by André Coleman and Kevin Uhrich

Civil rights advocates, police reform proponents and city leaders expressed shock and concern over a video that recently surfaced on Facebook showing a man trying to take away an officer’s baton before being punched, thrown to the ground and then beaten with that same baton.

At an emergency meeting of the NAACP Pasadena Branch Monday afternoon, members demanded to see video footage of the incident captured on body-worn cameras recorded by the two officers involved, the names of those officers, a copy of the police report on the incident, and an explanation of the department’s use-of-force policy.

The organization’s demands were turned over to the City Council during its regular Monday night meeting.

NAACP President Delano Yarbrough said he and other members found the officers’ actions to be “reprehensible” and “inhumane.”

“We are concerned that such treatment continues against people of color, especially black males,” said Yarbrough.

Christopher Ballew, 21, was scheduled for arraignment Tuesday morning in Pasadena Superior Court on a charge of assaulting an officer in relation to the Nov. 9 incident. But a clerk at the court said the charge had not been filed by the 10:30 a.m. Tuesday deadline.

Ballew was not immediately available for comment on this story.

City Prosecutor Michele Beal Bagneris, who also serves as city attorney, did not immediately return calls seeking comment on this story.

“The chief and I are asking for time so that we can review this situation,” City Manager Steve Mermell said at Monday’s City Council meeting.

Pasadena Police Chief Phillip Sanchez said the department is still investigating the incident.

“Following its policy, the Police Department immediately initiated an administrative review, which is still underway,” Sanchez wrote in an email sent to the Weekly late Wednesday morning. The chief did not respond to a request for the names of the two officers.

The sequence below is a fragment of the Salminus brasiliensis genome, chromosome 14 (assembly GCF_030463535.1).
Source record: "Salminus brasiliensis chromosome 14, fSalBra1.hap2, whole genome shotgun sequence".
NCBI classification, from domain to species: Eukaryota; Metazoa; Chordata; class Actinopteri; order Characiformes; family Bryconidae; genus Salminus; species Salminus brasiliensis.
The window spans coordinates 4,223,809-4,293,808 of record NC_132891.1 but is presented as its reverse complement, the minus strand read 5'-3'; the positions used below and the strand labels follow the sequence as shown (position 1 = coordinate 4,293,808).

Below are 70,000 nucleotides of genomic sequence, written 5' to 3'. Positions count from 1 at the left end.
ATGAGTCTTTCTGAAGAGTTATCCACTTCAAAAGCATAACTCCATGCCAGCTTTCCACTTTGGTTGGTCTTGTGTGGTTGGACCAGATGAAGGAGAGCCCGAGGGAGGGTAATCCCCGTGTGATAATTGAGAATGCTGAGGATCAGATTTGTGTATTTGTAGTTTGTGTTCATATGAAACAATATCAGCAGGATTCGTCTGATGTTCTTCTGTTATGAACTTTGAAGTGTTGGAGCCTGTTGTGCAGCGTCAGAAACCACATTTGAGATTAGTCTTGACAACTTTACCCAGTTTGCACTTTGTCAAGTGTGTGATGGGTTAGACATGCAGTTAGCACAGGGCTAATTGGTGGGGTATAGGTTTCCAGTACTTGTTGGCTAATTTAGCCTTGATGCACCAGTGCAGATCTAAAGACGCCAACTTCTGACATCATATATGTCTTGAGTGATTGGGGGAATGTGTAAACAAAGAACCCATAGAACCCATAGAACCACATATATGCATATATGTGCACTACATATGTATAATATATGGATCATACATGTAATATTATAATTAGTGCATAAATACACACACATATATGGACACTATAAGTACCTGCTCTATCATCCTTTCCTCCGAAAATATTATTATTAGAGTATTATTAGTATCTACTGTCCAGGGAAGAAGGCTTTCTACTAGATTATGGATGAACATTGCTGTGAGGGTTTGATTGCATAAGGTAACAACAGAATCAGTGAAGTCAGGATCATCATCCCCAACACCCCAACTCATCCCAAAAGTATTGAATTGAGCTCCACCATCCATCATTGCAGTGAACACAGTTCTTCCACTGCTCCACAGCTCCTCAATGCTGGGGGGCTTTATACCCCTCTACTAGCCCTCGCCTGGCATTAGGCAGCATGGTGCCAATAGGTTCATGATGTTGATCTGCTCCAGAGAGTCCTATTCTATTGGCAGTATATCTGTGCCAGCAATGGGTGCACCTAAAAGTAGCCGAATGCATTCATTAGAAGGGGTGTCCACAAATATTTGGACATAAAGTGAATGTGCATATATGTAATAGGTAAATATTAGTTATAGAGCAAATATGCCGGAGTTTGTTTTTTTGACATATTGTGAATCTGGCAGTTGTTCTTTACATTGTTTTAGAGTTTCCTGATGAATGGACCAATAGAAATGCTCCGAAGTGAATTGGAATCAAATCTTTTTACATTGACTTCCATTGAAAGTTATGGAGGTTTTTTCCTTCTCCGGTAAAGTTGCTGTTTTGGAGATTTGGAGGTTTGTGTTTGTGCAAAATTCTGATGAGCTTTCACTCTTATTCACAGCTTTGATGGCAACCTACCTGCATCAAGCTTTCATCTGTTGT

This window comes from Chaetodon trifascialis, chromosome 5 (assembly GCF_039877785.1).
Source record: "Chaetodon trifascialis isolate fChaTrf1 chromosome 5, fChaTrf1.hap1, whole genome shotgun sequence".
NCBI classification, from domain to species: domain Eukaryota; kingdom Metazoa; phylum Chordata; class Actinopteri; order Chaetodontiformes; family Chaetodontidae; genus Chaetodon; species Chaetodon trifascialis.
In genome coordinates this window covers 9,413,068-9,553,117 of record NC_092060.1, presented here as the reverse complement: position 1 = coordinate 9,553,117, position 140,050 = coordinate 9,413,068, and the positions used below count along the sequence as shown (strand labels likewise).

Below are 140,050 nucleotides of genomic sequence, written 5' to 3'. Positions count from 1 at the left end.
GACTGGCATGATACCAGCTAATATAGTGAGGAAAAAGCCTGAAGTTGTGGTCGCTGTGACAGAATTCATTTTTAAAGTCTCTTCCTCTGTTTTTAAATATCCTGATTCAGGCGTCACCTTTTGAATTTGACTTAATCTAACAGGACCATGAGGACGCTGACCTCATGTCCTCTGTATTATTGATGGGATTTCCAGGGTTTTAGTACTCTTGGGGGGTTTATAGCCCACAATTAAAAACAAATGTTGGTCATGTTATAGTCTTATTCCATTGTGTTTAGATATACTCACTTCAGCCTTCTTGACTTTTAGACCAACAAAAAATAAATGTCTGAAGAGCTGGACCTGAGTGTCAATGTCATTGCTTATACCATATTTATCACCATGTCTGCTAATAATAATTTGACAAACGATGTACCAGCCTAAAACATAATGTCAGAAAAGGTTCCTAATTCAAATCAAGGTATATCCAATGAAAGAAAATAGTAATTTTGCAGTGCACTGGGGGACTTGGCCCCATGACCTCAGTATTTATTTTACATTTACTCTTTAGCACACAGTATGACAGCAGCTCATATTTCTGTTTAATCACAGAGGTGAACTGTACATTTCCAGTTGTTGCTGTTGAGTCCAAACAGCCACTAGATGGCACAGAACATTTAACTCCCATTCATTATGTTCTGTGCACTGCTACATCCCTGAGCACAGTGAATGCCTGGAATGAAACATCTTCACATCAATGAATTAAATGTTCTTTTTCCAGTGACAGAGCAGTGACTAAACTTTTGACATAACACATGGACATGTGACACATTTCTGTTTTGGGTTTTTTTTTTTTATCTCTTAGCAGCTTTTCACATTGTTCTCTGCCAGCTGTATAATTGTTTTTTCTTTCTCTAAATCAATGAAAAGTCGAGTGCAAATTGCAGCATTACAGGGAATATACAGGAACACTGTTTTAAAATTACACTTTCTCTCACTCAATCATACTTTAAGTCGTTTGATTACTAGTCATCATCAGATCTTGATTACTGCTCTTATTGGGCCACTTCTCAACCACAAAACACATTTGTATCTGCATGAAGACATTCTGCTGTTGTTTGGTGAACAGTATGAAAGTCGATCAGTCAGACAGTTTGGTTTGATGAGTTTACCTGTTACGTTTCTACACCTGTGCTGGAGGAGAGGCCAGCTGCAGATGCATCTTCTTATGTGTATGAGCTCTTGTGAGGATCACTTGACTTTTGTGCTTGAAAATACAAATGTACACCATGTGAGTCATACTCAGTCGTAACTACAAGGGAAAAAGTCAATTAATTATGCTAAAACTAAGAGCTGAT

“As with this incident, the city of Pasadena and the Pasadena Police Department takes all incidents of force seriously,” Sanchez wrote.

Many of the officials contacted by the Weekly for comment on the story said they had not seen the video until provided with a copy by this newspaper.

The Pasadena Weekly has filed a state Public Records Act (PRA) request with the city and department for the report on the incident and any images captured by the body cameras worn by both officers that night.

The newspaper also asked for surveillance footage from the place where the incident occurred, the Mobil station on the southwest corner of North Fair Oaks Avenue and Woodbury Road. However, an employee there said the surveillance tape is erased each week and was not available.

It was unknown who shot the 47-second portion of the incident with a cell phone camera. The video picks up where Ballew is struggling with the two officers outside of the vehicle over the nightstick.

After being punched once on the side of the head, the Altadena resident finally releases the baton as the two officers throw him to the ground, with one smashing his face into the asphalt.

While lying face down, Ballew stiffens his arms and does not allow the officers to place him in handcuffs. The officer with the baton then strikes Ballew once in the back and twice on the back of the legs as the other officer continues punching Ballew in the head. It was unknown if the baton caused the injury, but at some point in the altercation Ballew suffered a broken leg.

While Ballew is screaming in pain, the officers then each take an arm and lift him up from behind in order to place him in cuffs, but Ballew continues to brace his arms until he is finally hooked up.

The officers later drove Ballew to Huntington Hospital for treatment of his leg.